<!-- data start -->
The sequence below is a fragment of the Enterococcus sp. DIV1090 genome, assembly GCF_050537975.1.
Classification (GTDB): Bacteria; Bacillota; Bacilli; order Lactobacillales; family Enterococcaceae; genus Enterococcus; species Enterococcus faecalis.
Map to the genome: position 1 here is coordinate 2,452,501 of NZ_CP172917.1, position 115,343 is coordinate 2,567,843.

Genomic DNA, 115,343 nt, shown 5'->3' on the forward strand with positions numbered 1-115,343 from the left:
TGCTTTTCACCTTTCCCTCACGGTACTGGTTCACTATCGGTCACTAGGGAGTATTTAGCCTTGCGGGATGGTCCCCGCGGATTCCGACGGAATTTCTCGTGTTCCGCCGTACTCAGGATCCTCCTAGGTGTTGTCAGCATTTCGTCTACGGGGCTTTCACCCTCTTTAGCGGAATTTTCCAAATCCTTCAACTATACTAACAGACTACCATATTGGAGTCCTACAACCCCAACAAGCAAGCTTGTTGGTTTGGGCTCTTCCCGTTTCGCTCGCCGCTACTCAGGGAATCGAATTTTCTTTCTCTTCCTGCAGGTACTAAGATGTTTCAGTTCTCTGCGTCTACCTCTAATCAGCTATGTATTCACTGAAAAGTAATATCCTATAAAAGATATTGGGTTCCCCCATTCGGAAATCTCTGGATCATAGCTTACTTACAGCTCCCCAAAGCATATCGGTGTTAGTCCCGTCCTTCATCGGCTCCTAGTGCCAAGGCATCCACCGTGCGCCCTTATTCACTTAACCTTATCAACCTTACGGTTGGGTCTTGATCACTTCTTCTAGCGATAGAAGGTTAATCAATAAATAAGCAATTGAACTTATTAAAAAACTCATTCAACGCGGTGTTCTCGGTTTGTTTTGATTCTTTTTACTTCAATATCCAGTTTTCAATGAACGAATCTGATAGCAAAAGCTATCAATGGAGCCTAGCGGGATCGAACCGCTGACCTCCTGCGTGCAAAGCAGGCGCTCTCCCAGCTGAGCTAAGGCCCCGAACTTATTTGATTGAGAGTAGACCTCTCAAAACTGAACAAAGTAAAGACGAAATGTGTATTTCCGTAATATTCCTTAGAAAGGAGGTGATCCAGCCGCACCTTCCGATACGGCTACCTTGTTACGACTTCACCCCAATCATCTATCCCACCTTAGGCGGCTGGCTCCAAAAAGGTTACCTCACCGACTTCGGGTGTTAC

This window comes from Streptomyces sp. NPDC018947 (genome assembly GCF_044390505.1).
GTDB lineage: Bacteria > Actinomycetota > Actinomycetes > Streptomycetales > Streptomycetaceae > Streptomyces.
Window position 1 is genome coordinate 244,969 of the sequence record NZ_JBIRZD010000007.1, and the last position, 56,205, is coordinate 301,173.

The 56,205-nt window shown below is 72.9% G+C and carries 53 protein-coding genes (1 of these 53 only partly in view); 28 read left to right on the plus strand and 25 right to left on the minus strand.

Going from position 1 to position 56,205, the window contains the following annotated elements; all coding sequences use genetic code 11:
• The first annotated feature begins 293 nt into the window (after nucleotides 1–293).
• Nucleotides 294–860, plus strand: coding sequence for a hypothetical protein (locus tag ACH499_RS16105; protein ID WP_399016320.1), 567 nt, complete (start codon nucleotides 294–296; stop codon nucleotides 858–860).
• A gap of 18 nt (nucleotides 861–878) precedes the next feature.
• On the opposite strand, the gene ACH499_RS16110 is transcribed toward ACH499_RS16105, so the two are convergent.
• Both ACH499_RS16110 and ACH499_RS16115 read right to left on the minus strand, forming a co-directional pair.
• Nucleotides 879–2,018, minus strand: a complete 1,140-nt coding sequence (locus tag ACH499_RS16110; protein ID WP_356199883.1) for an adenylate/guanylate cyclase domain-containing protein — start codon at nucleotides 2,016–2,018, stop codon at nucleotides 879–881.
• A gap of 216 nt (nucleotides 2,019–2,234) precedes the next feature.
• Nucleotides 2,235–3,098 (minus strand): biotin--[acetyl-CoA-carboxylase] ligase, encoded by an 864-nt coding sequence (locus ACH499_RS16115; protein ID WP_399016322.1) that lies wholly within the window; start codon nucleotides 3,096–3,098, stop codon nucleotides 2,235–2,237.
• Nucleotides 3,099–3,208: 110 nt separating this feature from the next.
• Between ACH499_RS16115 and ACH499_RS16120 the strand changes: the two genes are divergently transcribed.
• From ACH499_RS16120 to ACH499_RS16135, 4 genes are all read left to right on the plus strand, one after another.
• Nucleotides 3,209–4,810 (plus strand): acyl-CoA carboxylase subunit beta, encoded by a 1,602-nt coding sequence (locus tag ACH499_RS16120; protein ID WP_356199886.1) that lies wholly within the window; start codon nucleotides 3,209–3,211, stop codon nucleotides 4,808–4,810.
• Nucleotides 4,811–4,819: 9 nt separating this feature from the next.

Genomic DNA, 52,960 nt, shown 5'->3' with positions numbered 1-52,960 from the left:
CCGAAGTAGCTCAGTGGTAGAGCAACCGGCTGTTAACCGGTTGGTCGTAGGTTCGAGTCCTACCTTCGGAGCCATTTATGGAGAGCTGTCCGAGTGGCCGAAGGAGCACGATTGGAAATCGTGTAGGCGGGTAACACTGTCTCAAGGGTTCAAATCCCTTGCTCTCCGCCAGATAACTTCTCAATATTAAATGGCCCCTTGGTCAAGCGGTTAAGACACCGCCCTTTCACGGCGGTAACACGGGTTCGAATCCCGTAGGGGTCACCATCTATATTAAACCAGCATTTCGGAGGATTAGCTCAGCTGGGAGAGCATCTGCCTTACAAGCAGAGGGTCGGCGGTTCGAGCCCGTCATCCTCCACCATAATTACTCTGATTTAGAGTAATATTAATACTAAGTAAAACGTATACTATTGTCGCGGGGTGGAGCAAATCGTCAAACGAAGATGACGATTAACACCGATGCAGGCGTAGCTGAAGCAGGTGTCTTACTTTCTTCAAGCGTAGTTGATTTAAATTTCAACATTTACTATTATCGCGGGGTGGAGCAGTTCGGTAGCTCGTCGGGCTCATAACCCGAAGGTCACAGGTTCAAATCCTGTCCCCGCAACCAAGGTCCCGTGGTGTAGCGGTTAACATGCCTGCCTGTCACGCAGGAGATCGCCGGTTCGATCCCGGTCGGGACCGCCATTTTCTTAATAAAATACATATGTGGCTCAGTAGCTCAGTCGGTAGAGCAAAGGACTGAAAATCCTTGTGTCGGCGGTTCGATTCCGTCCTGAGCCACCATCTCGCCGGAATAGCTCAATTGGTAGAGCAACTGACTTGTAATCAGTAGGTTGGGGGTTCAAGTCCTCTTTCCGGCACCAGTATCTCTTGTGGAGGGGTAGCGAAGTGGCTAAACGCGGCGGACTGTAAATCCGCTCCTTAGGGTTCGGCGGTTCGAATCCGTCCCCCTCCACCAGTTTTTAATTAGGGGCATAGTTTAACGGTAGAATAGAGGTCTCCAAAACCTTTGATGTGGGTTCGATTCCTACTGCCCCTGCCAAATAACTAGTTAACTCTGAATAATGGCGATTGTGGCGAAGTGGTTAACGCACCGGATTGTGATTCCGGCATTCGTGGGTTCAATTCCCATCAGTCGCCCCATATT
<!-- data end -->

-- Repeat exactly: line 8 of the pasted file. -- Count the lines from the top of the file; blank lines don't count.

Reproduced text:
Window position 1 is genome coordinate 244,969 of the sequence record NZ_JBIRZD010000007.1, and the last position, 56,205, is coordinate 301,173.